29 46 August 17, 1823 2 7 P.M. 59 27 N 174 Wo 38 50 Feb. 22, 1824 10 6 A.M. 153 15 N 42 WO 21 50+ March 5, 1824 10 0 P.M. 213 N 17 E Spica 22 1+ Sept.
9, 1823 7 45 P.M. 20 4 N 154 E 2 16 50 Dec. 14, 1824 3 5 P.M. 14 2 S 45 Wlo 42 8
N 30 ż w
SELS 35 9W
On ship board however the direction of the needle is affected by the local attraction of the iron in the ship. If the iron be equally distributed, it produces no effect when the ship’s head bears N or S from the compass, and the deviation is greatest when the head lies E or W. In ships of war, where the guns and other masses of iron present a large attracting surface, the effect of this local attraction on the needle is very considerable; it has been observed in the channel to amount to more than half a point.
Of the various methods which have been proposed for estimating the effect of this local attraction on the different points of the com-, pass, the following by Mr. BARLOW, of the Royal Military Academy, is the most simple and complete.
In harbour, when the ship’s head bears N or S from the compass, let the bearing of some distant object be observed, and then warp the ship round till her head lies nearly E or W; and if in this situation the bearing of the object is the same as before, the effect of the local attraction is imperceptible; but if the bearing be different, the apparent change in it will be the deviation in the direction of the needle, produced by the local attraction at that point.
Take the compass on shore, and find by experiment the situation in which (if placed in the vertical plane passing through the point on which the deviation was observed on board) a plate of iron will produce, by its attraction, the same deviation ; and if it be fixed in that situation, it will on every point of the compass produce the same effect on the needle that the local attraction of the ship does, and consequently if the compass with the plate so attached to it be taken on board, the effect of the local attraction will be doubled.
Let therefore an apparatus be constructed, by which the plate can be placed when wanted, in the same situation with respect to the compass, and the deviation resulting at any time from its application will show the local attraction.
If the observed deviation is to the right, it will increase easterly, and diminish westerly variation ; and the contrary when it is to the left.
When the bearing of an object is taken on board by the compass, immediately apply the plate, and observe the deviation which it produces, and allow it in the same direction from the observed bearing of the object, and the result will be its bearing, independent of the local attraction.
For example, if the sun bears by the compass S 20° E, and on applying the plate the needle deviates 4° towards the right, the local attraction of the ship must have produced an equal deviation in the same direction, and consequently the bearing, independent of the local attraction, is S 16° E. If an object bear N 2° E, and the observed deviation be 6o towards the left, the bearing corrected for deviation will be N 4°W. Hence the variation of the compass may be found on board, independent of the local attraction.
To find the variation to be allowed on a given course, let the deviation be observed by the plate, and if it is to the left, add it to the variation if westerly, and subtract it if easterly ; applying it the contrary way if the deviation is to the right; and the result will be the actual variation of the compass on the given course. For example, if the variation is 20° W, and the deviation of the needle on a certain course is 6° to the right, then the actual variation on that course is 14° W.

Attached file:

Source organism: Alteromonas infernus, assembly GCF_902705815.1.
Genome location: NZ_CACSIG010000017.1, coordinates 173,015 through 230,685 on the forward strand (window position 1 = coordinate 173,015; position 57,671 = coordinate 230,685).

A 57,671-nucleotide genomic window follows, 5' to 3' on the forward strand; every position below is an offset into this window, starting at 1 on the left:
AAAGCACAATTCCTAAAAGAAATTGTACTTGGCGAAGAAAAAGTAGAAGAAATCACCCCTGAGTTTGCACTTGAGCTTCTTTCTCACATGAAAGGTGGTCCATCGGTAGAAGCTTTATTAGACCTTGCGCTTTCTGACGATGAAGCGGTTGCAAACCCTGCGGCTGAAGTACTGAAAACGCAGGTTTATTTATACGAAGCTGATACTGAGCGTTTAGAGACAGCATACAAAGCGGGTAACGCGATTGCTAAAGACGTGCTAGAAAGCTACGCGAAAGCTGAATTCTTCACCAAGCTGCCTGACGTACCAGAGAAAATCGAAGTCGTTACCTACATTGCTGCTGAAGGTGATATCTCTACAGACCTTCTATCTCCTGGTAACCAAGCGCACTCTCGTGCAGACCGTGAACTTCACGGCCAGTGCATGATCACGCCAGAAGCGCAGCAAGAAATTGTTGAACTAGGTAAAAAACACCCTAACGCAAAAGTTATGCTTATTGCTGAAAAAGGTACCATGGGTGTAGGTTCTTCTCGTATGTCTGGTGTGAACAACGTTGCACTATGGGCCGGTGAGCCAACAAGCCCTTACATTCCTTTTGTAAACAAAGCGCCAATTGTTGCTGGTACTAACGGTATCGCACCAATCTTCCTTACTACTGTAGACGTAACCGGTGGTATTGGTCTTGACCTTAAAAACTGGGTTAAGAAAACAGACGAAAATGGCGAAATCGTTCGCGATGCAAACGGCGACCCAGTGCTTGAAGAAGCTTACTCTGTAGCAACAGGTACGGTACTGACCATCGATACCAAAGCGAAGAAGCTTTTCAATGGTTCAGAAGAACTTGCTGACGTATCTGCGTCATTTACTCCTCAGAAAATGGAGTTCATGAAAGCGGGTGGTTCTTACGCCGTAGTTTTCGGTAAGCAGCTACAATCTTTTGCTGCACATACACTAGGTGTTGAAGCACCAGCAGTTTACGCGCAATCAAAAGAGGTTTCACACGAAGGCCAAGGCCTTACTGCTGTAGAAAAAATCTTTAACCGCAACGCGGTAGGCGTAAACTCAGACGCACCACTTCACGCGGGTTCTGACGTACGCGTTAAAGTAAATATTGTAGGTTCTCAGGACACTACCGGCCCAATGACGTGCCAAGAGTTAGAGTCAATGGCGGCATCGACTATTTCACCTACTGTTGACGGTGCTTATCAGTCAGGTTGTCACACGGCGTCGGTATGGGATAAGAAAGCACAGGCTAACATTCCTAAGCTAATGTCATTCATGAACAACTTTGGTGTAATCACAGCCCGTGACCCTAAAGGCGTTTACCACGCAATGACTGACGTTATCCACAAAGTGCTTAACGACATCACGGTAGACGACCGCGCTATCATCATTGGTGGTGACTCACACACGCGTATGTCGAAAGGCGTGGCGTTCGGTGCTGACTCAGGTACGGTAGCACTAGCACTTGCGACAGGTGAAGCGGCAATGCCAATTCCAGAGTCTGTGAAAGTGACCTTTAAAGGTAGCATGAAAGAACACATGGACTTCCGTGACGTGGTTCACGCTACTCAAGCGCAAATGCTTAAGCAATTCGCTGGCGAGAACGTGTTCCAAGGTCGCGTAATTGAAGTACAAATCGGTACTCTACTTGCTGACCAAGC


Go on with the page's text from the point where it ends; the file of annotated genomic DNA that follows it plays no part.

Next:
In common merchant ships, the local attraction is in general small, and indeed it is seldom allowed for; but it unquestionably exists in all ships in a greater or less degree.
Plates for observing the deviation, with tables to assist in determining their proper situation, may be purchased of W.and J. Gilbert, 148, Leadenhall-street.
ON THE PRINCIPLES OF THE METHODS OF FINDING THE
LONGITUDE AT SEA BY CELESTIAL OBSERVATIONS.
As the longitude of any place is measured by the arc of the equator, or the angle at the pole, included between the meridian of that place and the first meridian; and the difference between the time at any place and that at the first meridian is measured by a like arc of the celestial equator, or a like angle at the celestial pole, the longitude of any place would be known if the mean, the sidereal, or the apparent time at the place, and at the first meridian could be found at the same instant. Now, during the apparent diurnal revolution of the heavens, the distances of celestial objects from the horizon are continually varying, increasing from the time at which they rise till they pass the meridian, and then decreasing in like manner till they set. Hence, at a given place, any proposed altitude of a known celestial object, eastward or westward of the meridian, will correspond to a determinate instant of time ; and the time at any given place may therefore be inferred from the observed altitude of a known celestial object. But an altitude for determining the time should not be observed when the object is near the meridian, as the altitude then varies so slowly that a small mistake in measuring it will produce a considerable error in the computed time; and the nearer the bearing of an object is to the east or west, the less effect will any mistake in measuring its altitude produce in the time computed from it.
Now, if a chronometer which kept mean time were set to the time at the first meridian, it would continue to show the time at that